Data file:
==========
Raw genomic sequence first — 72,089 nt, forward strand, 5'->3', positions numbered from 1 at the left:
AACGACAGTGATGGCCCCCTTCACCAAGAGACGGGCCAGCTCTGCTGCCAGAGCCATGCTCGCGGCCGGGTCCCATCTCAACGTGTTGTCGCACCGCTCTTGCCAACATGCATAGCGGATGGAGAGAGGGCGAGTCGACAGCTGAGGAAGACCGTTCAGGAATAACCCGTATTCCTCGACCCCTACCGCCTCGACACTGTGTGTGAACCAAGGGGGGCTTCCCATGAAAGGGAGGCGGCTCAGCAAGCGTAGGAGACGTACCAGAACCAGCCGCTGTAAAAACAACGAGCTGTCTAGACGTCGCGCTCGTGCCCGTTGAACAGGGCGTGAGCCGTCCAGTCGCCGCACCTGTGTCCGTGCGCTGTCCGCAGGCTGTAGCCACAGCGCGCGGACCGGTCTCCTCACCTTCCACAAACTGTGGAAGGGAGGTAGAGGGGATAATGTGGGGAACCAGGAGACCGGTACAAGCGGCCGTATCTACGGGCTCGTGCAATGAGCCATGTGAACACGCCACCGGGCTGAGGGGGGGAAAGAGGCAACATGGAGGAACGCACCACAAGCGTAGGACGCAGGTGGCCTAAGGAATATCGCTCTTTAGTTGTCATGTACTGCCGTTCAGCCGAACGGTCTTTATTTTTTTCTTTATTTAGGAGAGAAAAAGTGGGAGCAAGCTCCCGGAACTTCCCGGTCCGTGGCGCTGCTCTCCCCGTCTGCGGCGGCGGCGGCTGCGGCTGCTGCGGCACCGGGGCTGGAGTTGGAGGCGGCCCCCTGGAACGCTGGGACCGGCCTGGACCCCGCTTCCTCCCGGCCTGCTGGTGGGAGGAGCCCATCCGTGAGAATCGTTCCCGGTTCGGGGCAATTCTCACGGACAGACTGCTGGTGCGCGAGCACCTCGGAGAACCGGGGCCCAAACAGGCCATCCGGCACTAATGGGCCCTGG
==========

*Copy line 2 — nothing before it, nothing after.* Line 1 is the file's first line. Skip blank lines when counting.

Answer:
AACGACAGTGATGGCCCCCTTCACCAAGAGACGGGCCAGCTCTGCTGCCAGAGCCATGCTCGCGGCCGGGTCCCATCTCAACGTGTTGTCGCACCGCTCTTGCCAACATGCATAGCGGATGGAGAGAGGGCGAGTCGACAGCTGAGGAAGACCGTTCAGGAATAACCCGTATTCCTCGACCCCTACCGCCTCGACACTGTGTGTGAACCAAGGGGGGCTTCCCATGAAAGGGAGGCGGCTCAGCAAGCGTAGGAGACGTACCAGAACCAGCCGCTGTAAAAACAACGAGCTGTCTAGACGTCGCGCTCGTGCCCGTTGAACAGGGCGTGAGCCGTCCAGTCGCCGCACCTGTGTCCGTGCGCTGTCCGCAGGCTGTAGCCACAGCGCGCGGACCGGTCTCCTCACCTTCCACAAACTGTGGAAGGGAGGTAGAGGGGATAATGTGGGGAACCAGGAGACCGGTACAAGCGGCCGTATCTACGGGCTCGTGCAATGAGCCATGTGAACACGCCACCGGGCTGAGGGGGGGAAAGAGGCAACATGGAGGAACGCACCACAAGCGTAGGACGCAGGTGGCCTAAGGAATATCGCTCTTTAGTTGTCATGTACTGCCGTTCAGCCGAACGGTCTTTATTTTTTTCTTTATTTAGGAGAGAAAAAGTGGGAGCAAGCTCCCGGAACTTCCCGGTCCGTGGCGCTGCTCTCCCCGTCTGCGGCGGCGGCGGCTGCGGCTGCTGCGGCACCGGGGCTGGAGTTGGAGGCGGCCCCCTGGAACGCTGGGACCGGCCTGGACCCCGCTTCCTCCCGGCCTGCTGGTGGGAGGAGCCCATCCGTGAGAATCGTTCCCGGTTCGGGGCAATTCTCACGGACAGACTGCTGGTGCGCGAGCACCTCGGAGAACCGGGGCCCAAACAGGCCATCCGGCACTAATGGGCCCTGG